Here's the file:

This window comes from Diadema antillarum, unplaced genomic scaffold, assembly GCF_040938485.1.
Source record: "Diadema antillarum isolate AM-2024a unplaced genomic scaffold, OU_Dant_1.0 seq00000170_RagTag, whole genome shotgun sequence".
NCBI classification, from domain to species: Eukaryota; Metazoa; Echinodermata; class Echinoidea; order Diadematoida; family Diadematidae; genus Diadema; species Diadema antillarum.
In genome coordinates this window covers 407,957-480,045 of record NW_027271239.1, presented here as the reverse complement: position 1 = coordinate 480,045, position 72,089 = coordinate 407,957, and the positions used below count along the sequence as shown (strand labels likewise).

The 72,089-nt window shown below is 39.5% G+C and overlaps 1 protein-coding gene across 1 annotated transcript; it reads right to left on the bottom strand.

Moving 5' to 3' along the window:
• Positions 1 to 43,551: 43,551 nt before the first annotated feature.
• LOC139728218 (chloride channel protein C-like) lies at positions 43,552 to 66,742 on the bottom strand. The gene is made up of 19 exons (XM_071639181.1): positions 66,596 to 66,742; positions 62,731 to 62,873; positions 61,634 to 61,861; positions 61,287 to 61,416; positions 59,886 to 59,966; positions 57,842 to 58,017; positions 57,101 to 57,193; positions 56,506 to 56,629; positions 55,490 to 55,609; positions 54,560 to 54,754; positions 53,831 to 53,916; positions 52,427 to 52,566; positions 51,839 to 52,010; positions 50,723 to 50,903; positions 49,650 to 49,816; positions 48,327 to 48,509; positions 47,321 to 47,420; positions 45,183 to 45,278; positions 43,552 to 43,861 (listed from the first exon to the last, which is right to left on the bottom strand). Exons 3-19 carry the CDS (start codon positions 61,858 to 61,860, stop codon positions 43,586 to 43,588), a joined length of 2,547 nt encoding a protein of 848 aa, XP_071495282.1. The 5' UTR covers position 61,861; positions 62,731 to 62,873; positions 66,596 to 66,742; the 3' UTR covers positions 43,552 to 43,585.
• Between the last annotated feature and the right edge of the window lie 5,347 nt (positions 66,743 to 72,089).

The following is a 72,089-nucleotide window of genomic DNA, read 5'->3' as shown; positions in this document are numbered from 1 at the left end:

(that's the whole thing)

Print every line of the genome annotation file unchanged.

This window comes from Diadema antillarum, unplaced genomic scaffold, assembly GCF_040938485.1.
Source record: "Diadema antillarum isolate AM-2024a unplaced genomic scaffold, OU_Dant_1.0 seq00000170_RagTag, whole genome shotgun sequence".
NCBI classification, from domain to species: Eukaryota; Metazoa; Echinodermata; class Echinoidea; order Diadematoida; family Diadematidae; genus Diadema; species Diadema antillarum.
In genome coordinates this window covers 407,957-480,045 of record NW_027271239.1, presented here as the reverse complement: position 1 = coordinate 480,045, position 72,089 = coordinate 407,957, and the positions used below count along the sequence as shown (strand labels likewise).

The 72,089-nt window shown below is 39.5% G+C and overlaps 1 protein-coding gene across 1 annotated transcript; it reads right to left on the bottom strand.

Moving 5' to 3' along the window:
• Positions 1 to 43,551: 43,551 nt before the first annotated feature.
• LOC139728218 (chloride channel protein C-like) lies at positions 43,552 to 66,742 on the bottom strand. The gene is made up of 19 exons (XM_071639181.1): positions 66,596 to 66,742; positions 62,731 to 62,873; positions 61,634 to 61,861; positions 61,287 to 61,416; positions 59,886 to 59,966; positions 57,842 to 58,017; positions 57,101 to 57,193; positions 56,506 to 56,629; positions 55,490 to 55,609; positions 54,560 to 54,754; positions 53,831 to 53,916; positions 52,427 to 52,566; positions 51,839 to 52,010; positions 50,723 to 50,903; positions 49,650 to 49,816; positions 48,327 to 48,509; positions 47,321 to 47,420; positions 45,183 to 45,278; positions 43,552 to 43,861 (listed from the first exon to the last, which is right to left on the bottom strand). Exons 3-19 carry the CDS (start codon positions 61,858 to 61,860, stop codon positions 43,586 to 43,588), a joined length of 2,547 nt encoding a protein of 848 aa, XP_071495282.1. The 5' UTR covers position 61,861; positions 62,731 to 62,873; positions 66,596 to 66,742; the 3' UTR covers positions 43,552 to 43,585.
• Between the last annotated feature and the right edge of the window lie 5,347 nt (positions 66,743 to 72,089).

The following is a 72,089-nucleotide window of genomic DNA, read 5'->3' as shown; positions in this document are numbered from 1 at the left end: